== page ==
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    Accurate Characterization of Moisture Absorption in Polymeric Materials
    (SPE Plastics Research Online, 2017) Hamidi, Youssef
    The importance of using the exact solution of the hindered diffusion model is demonstrated on experimental data from a nanoclay/epoxy composite.
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    Performance of Glass Woven Fabric Composites with Admicellar-Coated Thin Elastomeric Interphase
    (Composites Interfaces, 2017) Hamidi, Youssef
    Adequate stress transfer between the inorganic reinforcement and surrounding polymeric matrix is essential for achieving enhanced structural integrity and extended lifetime performance of fiber-reinforced composites. The insertion of an elastomeric interlayer helps increase the stress-transfer capabilities across the fiber/matrix interface and considerably reduces crack initiation phenomena at the fiber ends. In this study, admicellar polymerization is used to modify the fiber/matrix interface in glass woven fabric composites by forming thickness-controlled poly(styrene-co-isoprene) coatings. These admicellar interphases have distinct characteristics (e.g., topology and surface coverage) depending on the surfactant/monomer (S/M) ratios used during the polymerization reaction. Overall, the admicellar coatings have a positive effect on the mechanical response of resin transfer molded (RTM), E-glass/epoxy parts. For instance, ultimate tensile strength (UTS) of composites with admicellar sizings improved 50 to 55% over the control desized samples. Interlaminar shear strength (ILSS) also showed increases ranging from 18 to 38% over the same control group. Interestingly, the flexural properties of these composites proved sensitive to the type of interphase formed for various admicellar polymerization conditions. Higher surface coverage and film connectedness in admicellar polymeric sizings are observed to enhance stress transfer at the interfacial region.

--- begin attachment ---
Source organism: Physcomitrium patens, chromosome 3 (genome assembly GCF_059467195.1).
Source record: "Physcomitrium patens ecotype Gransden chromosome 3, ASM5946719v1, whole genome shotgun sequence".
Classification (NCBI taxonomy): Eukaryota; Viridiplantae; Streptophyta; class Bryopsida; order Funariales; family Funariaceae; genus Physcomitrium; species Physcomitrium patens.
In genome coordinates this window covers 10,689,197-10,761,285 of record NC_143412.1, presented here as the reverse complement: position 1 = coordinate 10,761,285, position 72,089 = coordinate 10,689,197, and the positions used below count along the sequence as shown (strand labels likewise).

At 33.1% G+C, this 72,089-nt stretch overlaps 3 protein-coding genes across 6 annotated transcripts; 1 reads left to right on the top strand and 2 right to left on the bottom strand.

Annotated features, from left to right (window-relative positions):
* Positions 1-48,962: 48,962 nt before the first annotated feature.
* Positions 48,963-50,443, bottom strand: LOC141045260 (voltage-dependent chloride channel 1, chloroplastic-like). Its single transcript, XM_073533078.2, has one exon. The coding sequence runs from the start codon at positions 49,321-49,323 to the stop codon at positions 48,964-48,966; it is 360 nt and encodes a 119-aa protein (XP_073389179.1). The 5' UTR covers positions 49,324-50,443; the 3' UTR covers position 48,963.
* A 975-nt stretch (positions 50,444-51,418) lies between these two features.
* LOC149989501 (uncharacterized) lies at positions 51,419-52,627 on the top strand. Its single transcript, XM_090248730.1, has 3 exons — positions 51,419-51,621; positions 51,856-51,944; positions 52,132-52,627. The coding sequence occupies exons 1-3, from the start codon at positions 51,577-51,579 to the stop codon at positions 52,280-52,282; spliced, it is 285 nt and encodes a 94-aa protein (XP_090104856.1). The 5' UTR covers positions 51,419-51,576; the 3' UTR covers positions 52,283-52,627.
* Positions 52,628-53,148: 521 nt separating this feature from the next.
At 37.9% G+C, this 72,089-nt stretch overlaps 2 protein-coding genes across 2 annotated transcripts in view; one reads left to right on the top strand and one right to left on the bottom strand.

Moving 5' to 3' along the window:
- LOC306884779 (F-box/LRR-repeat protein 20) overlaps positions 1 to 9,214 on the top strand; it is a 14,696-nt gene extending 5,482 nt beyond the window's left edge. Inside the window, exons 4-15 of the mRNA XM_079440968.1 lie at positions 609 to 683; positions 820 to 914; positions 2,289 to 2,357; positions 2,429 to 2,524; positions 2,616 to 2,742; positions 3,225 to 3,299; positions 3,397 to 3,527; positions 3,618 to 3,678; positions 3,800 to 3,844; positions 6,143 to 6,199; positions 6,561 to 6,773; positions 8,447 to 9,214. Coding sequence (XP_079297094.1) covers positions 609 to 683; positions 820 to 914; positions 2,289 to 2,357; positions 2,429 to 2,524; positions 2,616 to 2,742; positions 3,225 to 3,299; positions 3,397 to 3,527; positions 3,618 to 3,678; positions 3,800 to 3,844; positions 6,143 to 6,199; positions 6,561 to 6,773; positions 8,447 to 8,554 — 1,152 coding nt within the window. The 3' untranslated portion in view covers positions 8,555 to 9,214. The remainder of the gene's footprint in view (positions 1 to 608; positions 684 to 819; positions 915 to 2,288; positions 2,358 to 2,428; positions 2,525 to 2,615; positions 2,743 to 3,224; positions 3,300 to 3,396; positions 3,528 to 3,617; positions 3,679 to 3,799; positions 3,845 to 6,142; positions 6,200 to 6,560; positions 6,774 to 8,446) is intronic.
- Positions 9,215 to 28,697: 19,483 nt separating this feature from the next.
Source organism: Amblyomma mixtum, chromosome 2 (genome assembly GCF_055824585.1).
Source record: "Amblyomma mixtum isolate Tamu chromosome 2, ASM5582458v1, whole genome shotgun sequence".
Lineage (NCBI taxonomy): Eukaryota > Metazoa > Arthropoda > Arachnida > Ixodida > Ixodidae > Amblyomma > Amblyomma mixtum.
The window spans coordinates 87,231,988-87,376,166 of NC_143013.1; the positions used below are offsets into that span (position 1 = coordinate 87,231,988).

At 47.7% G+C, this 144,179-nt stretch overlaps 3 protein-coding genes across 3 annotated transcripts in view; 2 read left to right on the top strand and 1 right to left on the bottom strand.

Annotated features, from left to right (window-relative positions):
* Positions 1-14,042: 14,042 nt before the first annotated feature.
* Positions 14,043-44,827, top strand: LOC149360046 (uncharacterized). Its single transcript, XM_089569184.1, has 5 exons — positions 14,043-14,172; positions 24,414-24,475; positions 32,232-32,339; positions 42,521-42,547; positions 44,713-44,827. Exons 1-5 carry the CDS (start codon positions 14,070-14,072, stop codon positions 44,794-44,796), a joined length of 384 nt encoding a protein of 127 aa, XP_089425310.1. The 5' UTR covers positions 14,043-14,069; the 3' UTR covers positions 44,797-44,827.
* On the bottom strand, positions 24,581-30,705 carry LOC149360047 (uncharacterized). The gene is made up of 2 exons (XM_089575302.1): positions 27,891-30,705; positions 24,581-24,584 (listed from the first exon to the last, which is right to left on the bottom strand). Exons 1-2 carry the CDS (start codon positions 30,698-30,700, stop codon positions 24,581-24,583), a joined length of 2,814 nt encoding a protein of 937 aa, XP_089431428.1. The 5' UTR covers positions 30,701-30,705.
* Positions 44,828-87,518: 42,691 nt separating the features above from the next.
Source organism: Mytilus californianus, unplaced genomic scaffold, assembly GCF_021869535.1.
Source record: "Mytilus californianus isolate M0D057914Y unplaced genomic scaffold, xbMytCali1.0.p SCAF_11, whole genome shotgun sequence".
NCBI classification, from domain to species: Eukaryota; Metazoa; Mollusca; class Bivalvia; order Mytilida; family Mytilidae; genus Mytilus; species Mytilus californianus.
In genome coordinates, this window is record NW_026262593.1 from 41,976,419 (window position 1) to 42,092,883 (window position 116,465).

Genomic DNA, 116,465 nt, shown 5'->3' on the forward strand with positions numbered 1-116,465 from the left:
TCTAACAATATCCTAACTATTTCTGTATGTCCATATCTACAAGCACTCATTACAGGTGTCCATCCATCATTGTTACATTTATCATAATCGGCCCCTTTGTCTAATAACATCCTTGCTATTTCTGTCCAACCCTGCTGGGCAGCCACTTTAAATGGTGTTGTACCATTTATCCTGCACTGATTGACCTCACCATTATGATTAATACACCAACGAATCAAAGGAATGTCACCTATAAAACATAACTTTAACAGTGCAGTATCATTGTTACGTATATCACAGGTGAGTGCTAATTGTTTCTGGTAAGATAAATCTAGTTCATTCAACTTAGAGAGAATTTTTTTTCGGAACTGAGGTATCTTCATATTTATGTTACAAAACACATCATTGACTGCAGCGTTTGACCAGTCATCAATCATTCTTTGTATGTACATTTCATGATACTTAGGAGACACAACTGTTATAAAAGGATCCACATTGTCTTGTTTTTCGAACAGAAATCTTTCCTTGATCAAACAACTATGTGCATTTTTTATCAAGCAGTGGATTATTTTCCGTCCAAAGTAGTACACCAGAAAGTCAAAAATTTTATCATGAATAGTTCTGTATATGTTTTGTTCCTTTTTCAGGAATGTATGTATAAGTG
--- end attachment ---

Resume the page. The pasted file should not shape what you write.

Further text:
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    Process Induced Defects in Liquid Molding Processes of Composites
    (International Polymer Processing, 2017) Hamidi, Youssef
    Liquid Composite Molding (LCM) processes are cost efficient manufacturing alternatives to traditional autoclave technology for producing near-net shape structural composite parts. However, process induced defects often limit wider usage of LCM in structural applications. Thorough knowledge of these defects, as well as their formation mechanisms and prevention techniques, is essential in developing improved LCM processes. In this article, process induced defects in liquid molding processes of composites, categorized into preform, flow induced and cure induced defects, are reviewed. Preform defects are further presented as fiber misalignment and fiber undulation (waviness and wrinkling). The respective causes, detrimental effects, and possible prevention methods of these defects are presented. Thereafter, flow induced defects are classified as voids and dry spots. Dry spot formation mechanisms in LCM processes and available prevention techniques are summarized. In addition, void formation mechanisms, adverse effects on composite properties, and removal techniques are presented. Cure induced defects include microcracks, void growth and geometrical distortions (warpage and spring-in). Each of these defects are discussed along with their underlying causes as well as their control and reduction schemes.